About Sering Mission statement

Sering weaves people into the world.

Mia liftend
As happens so often, Sering grew out of a dream. The dream of an actress who, after 21 years on the stage, felt the need to work amidst people, away from the isolation of the theatre. She wanted to build an organisation where people, disregarding age, origin or financial situation, could work together at their own productions with professional stage artists.

Quite rapidly, she got support from colleagues, actors, costume designers, set designers. They all wanted to help and make a first performance become a reality. In the spring of 1995, the actress visited Eric Antonis, culture alderman of the City of Antwerp. He wanted to give the project a chance and provided financial backing within the framework of the ‘Summer of Antwerp’. Michel Morantin, co-ordinator at the City Theatre gave her shelter: an office, a computer, a phone line and a space for rehearsals.

Announcements in the program overview of ‘Summer of Antwerp’ led to an influx of participants. In December 1995, after nine months of hard work, and with the help of a battalion of volunteers, of different theatres and art schools and with declarations of support from the entire political spectrum, ‘Sering en Vlag’ (Lilac and Flag) had its first night at the Bourla Theatre. Homeless people, victims of human trafficking, psychiatry patients, refugees, families in poverty, kids, elderly people, different cultural communities, about all Antwerp has to offer in the way of diversity, stood together brotherly and sisterly on the same stage.

50 players, from 7 tot 72 years old, staged, together with a number of professional actors, the story of rootless people in a big city. The doubts from the welfare sector and from the theatre world about the feasibility of the project were levelled out by the enthusiasm of the players. One thing was made very clear at that moment: this could not remain a one off event. But how to continue?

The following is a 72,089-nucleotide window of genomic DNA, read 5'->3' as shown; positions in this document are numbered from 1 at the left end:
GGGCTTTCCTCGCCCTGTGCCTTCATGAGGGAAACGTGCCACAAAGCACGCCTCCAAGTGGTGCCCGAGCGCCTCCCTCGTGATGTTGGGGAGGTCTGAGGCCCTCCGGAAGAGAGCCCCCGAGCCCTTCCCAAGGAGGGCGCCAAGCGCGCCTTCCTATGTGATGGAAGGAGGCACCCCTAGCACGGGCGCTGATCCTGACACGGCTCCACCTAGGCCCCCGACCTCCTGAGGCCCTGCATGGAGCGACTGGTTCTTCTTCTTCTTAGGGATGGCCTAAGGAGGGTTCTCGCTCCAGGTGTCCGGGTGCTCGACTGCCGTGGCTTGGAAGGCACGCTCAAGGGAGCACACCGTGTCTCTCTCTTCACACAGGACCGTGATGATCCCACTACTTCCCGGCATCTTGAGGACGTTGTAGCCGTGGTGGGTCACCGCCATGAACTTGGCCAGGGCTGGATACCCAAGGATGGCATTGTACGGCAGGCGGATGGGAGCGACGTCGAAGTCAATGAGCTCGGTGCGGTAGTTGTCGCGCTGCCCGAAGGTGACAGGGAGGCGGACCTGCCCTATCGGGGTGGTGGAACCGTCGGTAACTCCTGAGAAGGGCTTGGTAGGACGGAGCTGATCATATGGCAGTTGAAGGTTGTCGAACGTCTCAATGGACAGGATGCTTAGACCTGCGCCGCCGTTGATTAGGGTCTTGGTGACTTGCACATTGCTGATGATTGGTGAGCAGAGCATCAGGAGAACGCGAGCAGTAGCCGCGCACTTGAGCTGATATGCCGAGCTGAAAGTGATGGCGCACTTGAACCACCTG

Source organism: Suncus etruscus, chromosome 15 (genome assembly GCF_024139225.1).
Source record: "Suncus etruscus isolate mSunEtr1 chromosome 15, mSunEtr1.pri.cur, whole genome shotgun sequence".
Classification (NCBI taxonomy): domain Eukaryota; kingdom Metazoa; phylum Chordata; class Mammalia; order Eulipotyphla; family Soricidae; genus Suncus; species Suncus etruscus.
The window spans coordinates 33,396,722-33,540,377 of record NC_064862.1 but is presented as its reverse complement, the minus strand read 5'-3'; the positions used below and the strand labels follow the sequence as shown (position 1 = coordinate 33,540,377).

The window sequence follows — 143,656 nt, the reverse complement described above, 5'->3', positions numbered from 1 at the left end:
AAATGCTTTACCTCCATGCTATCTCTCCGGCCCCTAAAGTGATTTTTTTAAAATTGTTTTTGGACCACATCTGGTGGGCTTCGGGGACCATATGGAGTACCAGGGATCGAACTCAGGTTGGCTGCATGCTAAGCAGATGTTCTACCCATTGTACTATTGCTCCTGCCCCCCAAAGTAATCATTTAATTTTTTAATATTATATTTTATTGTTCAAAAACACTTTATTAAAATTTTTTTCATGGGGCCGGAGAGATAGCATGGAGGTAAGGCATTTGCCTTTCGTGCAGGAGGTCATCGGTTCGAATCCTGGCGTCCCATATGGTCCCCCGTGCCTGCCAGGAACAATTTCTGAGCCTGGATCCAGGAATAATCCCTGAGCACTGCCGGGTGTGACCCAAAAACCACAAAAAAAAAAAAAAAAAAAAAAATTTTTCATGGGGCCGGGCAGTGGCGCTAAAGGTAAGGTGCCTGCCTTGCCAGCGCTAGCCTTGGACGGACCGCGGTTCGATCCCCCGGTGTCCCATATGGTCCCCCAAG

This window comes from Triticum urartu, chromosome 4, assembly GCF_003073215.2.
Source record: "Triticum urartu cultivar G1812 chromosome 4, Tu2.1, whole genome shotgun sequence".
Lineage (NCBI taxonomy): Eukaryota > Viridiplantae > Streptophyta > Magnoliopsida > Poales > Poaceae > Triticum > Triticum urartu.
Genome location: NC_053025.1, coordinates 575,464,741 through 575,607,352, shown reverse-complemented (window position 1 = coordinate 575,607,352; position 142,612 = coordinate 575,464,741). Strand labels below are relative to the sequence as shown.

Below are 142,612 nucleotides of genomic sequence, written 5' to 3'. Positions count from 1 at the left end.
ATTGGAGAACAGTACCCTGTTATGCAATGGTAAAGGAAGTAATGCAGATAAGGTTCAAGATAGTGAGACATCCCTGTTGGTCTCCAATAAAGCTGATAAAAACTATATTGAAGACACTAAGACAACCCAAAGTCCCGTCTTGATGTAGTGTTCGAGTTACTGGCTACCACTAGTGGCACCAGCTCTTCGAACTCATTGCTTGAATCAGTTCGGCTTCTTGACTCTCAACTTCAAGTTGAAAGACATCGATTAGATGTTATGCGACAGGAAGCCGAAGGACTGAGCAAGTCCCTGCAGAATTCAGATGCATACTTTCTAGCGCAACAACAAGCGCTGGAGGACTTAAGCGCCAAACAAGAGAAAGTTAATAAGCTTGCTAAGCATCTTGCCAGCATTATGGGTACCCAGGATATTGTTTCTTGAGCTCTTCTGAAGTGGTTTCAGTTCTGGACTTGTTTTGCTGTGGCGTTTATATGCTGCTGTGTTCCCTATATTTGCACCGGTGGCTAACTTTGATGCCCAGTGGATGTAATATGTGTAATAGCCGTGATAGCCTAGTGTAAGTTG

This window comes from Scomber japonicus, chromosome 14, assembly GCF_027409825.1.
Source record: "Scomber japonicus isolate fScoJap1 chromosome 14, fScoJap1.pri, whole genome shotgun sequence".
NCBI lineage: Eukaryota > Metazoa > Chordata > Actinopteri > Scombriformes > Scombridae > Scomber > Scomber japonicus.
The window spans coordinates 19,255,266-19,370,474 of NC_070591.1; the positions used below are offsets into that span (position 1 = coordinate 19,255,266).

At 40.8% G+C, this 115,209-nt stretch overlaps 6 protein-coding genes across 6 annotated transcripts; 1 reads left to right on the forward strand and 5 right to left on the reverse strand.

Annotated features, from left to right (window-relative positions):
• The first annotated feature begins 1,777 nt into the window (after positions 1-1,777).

There was no public funding available for this kind of activity. Sering works ‘across competences’ and thus doesn’t fit in anywhere. Even literally: the space in the City Theatre wasn’t available any more. Nevertheless, the organisation was asked from several quarters not to give up. The City of Antwerp put a building at Sering’s disposal in the summer of 1996. It would become quite a job to make this old garage at Groeningerplein accessible for the public, but the organisers were happy with everything that was thrown at them they were offered: discarded office furniture, computers, gas stoves, kitchen stools, floor tiles… During those first years, every gift was invaluable in order to be able to continue working. Thanks to different project subsidies, the organisation could more or less survive. Thus the dream evolved… with drawbacks and slowly… into the artistic meeting place that eventually was the idea it all started about. There was a constant lack of funds. It was Bert Anciaux who launched a major breakthrough when he was installed as Minister of Culture in the Flemish Government, by implementing a regulation that would make financial aid available. Since January 2000 Sering is, along some other organisations, recognised as a social and artistic project. Social-artistic work is developing rapidly ever since. The social-artistic work has been integrated in 2006 within the framework of the new decree on stage arts in Flanders.

We want you!
Sering is also all of her participants and volunteers. Would you like to participate in our next project? Get in touch now through info@sering.be.
Or would you like to help us out and volunteer? Find out more about the different tasks our volunteers take on and contact us through info@sering.be.